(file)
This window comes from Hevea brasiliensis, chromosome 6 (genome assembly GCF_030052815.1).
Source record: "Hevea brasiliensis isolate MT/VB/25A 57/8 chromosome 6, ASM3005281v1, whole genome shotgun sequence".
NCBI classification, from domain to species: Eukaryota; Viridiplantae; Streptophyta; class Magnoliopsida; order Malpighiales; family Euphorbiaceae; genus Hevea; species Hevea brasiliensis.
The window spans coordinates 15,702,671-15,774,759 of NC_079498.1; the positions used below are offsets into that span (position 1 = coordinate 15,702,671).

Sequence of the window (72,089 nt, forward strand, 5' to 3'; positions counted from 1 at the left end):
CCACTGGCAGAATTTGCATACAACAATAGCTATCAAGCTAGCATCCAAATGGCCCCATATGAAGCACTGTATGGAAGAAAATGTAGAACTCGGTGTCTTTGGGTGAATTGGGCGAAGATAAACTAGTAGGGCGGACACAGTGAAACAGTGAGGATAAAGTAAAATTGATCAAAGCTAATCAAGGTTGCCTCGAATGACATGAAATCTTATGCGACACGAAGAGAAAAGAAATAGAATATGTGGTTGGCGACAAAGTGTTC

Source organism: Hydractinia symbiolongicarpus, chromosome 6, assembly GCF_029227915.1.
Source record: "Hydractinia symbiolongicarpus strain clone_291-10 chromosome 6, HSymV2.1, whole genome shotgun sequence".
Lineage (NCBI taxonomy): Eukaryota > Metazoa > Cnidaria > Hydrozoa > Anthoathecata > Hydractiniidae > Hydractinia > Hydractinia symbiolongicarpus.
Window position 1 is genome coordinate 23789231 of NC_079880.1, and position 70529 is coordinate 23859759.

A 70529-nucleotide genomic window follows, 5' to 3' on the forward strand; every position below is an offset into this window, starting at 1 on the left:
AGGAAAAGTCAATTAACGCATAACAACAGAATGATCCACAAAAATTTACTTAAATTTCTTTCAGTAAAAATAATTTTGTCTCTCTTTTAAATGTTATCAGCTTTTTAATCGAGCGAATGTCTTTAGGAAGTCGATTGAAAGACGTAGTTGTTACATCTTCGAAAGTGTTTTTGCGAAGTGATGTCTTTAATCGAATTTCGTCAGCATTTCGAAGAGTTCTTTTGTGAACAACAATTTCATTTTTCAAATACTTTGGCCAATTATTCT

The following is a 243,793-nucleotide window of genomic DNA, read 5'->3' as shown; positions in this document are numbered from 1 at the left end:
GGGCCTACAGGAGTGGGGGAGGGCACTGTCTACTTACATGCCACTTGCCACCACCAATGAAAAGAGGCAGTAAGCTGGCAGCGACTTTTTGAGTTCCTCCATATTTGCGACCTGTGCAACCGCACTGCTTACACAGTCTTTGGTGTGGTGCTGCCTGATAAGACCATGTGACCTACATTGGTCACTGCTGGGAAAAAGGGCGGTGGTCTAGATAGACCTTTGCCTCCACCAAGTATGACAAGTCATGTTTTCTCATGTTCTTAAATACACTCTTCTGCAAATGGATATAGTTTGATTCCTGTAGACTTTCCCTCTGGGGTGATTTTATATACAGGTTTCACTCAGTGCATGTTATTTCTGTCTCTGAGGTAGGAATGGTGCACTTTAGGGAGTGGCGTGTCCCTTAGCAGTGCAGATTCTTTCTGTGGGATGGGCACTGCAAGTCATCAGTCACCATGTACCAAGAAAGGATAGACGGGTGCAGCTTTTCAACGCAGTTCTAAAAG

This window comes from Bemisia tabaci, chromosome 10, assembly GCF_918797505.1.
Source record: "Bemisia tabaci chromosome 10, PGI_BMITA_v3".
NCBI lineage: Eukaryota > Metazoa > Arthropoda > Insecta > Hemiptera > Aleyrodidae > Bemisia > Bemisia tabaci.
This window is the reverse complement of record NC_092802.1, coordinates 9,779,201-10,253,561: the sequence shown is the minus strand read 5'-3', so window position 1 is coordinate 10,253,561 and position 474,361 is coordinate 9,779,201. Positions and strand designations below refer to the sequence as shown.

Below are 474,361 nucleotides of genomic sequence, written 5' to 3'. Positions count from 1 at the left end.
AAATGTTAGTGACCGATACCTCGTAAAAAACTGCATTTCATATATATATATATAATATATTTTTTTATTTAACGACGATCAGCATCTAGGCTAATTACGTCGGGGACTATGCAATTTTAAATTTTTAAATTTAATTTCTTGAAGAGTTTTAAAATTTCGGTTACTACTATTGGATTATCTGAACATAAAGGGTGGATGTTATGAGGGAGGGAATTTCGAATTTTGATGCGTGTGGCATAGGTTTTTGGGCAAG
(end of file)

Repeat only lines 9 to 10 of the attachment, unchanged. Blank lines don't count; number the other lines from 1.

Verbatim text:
Lineage (NCBI taxonomy): Eukaryota > Metazoa > Cnidaria > Hydrozoa > Anthoathecata > Hydractiniidae > Hydractinia > Hydractinia symbiolongicarpus.
Window position 1 is genome coordinate 23789231 of NC_079880.1, and position 70529 is coordinate 23859759.